A fitting way to celebrate Universal Children’s Day
Unicef UK has marked Universal Children’s Day by launching in the House of Lords its new research on how different countries implement children’s rights.
The United Nations Convention on the Rights of the Child (CRC): a study of legal implementation in 12 countries looks at the implementation of the Convention in countries beyond the UK to compile evidence of the most effective and impactful ways of embedding children’s rights into domestic law and policy.
The 12 countries were chosen to demonstrate the variety of ways in which different countries have chosen to legislate for children’s rights and to implement the different articles of the Convention. It provides an international context against which to compare progress in the UK, in England, Northern Ireland, Scotland and Wales.
At Unicef, children’s rights is our core purpose and seeing them realised is our fundamental aim. Although our research report shows there is no single, prescribed approach to implementation, it does indicate that incorporation of the CRC into domestic law provides a platform from which other child rights measures flow. And although incorporation is not an obligation in international law, our research shows that it can be done and it works.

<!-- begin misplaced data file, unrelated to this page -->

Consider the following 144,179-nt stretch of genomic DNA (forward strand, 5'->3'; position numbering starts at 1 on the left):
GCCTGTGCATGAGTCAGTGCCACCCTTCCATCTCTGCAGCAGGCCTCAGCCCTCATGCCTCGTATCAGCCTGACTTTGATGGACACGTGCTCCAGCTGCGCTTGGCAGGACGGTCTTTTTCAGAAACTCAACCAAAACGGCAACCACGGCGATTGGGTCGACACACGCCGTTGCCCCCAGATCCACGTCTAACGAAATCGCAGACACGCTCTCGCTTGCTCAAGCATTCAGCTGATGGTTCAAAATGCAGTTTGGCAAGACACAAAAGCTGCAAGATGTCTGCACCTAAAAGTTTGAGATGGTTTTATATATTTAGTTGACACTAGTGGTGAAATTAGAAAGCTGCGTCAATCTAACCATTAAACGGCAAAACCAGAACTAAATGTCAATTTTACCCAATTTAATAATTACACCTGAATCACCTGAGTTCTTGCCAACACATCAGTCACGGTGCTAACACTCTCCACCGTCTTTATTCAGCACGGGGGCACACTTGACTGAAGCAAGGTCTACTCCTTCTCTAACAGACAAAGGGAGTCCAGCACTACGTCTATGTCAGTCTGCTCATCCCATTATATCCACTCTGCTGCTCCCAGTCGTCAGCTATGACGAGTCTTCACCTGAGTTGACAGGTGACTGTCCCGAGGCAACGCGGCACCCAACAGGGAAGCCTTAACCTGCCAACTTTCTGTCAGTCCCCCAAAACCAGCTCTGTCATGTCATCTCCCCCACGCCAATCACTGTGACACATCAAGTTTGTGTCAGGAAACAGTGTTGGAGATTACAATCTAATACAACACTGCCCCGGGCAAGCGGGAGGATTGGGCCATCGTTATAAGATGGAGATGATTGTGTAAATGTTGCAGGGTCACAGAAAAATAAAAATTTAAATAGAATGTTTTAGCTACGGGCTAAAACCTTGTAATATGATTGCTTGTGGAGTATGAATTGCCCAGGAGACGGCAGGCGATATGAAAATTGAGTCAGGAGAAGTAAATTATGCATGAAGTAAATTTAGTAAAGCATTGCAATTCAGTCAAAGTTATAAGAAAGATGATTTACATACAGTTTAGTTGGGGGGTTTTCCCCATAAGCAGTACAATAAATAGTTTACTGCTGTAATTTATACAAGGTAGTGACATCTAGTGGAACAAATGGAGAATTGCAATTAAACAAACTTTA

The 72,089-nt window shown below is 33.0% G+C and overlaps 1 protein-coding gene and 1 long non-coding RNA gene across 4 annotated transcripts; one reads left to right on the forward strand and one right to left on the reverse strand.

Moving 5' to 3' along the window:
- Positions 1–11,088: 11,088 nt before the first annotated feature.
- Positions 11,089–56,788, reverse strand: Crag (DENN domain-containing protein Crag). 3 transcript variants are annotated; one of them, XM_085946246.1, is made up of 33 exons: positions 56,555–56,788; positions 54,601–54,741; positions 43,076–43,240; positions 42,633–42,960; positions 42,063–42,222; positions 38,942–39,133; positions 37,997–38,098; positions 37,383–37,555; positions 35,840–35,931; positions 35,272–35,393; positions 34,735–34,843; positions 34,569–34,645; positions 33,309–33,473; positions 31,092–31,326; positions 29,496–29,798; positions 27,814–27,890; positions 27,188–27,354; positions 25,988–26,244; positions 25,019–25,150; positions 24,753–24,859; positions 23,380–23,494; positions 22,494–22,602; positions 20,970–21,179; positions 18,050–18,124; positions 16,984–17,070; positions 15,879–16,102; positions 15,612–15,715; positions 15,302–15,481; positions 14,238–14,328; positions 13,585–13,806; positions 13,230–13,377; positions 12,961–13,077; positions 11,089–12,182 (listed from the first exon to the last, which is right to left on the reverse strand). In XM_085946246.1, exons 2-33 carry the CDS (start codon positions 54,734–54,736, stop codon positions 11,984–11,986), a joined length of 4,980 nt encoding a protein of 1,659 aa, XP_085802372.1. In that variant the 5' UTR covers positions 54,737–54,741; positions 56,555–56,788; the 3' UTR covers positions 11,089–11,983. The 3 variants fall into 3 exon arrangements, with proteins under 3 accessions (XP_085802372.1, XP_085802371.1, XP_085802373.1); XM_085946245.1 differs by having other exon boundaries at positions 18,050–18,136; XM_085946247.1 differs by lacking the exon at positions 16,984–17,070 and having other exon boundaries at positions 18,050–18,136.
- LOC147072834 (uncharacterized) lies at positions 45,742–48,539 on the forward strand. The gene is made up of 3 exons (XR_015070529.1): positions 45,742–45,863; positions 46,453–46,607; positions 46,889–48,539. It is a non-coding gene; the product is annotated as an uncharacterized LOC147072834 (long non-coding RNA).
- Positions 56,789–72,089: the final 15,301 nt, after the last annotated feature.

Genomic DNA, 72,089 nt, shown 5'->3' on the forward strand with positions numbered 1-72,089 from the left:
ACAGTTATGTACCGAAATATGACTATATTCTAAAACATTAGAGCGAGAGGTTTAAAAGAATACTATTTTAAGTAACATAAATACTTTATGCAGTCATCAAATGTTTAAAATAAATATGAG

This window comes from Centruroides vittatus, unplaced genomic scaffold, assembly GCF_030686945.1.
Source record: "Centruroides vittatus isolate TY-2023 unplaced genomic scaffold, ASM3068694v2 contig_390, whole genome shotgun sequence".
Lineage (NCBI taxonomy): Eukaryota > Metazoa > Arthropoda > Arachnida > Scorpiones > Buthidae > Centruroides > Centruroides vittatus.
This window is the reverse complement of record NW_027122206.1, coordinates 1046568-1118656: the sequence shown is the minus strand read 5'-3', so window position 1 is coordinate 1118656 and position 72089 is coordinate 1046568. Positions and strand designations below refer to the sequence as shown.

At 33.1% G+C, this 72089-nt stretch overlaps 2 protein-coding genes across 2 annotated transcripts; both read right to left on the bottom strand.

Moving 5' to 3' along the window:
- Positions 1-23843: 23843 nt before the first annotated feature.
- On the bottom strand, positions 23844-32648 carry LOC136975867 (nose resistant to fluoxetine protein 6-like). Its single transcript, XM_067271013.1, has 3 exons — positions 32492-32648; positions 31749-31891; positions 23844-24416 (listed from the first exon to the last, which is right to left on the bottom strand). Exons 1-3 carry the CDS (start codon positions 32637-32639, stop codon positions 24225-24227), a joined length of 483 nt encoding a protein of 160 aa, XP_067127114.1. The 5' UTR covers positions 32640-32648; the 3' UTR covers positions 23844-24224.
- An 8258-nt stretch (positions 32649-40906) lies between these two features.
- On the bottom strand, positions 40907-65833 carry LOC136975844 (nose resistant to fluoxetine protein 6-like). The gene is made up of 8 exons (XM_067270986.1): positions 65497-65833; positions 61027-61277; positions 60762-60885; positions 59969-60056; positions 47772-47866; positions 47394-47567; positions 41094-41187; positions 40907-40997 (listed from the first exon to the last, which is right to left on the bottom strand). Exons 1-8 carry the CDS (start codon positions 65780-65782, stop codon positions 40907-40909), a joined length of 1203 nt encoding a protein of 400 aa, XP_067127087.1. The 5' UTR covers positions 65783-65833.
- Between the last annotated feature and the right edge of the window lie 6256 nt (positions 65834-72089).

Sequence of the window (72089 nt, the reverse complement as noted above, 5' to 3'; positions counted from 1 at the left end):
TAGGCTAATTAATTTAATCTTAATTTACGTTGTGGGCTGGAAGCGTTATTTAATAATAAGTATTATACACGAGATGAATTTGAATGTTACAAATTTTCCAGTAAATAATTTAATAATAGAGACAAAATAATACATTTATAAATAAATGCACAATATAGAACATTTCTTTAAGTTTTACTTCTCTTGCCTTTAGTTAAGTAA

The Universal Children’s Day launch event was chaired by Baroness Doreen Massey – Labour Peer, staunch supporter of children’s rights and Unicef UK trustee – followed by a formidable list of speakers, beginning with report authors Professors Laura Lundy from Queen’s University Belfast and Ursula Kilkelly from University College Cork who gave an overview of the research findings.
Anita Tiessen, Deputy Executive Director of Unicef UK, recommended that the UK Government set out a roadmap towards full incorporation of the CRC. “We know this is a challenging ask but it’s clear it can be done – even in countries where discussions about rights take place in a sometimes hostile public and political environment.”
Ross Hendry, Director of Policy and Participation at the Office of the Children’s Commissioner for England, made it clear that the OCCE supports incorporation as a visible commitment to children, a means to realise change, and a measure of our success in making rights real for children.
And Baroness Joan Walmsley – Liberal Democrat Peer and sponsor of a Private Member’s Bill on children’s rights a couple of years ago – asserted that governments should take a lead in this. But it’s not solely about legal reform: policy from the top can and should meet day-to-day practice as evidenced by Unicef UK’s Rights Respecting Schools and other programmes.
So all in all, lots of discussion which certainly got the audience – parliamentarians, academics, lawyers and NGO reps – talking about what we can do to try to make it happen here. Read the report and join in the conversation.
Lisa Payne is Unicef UK’s Domestic Policy and Parliamentary Manager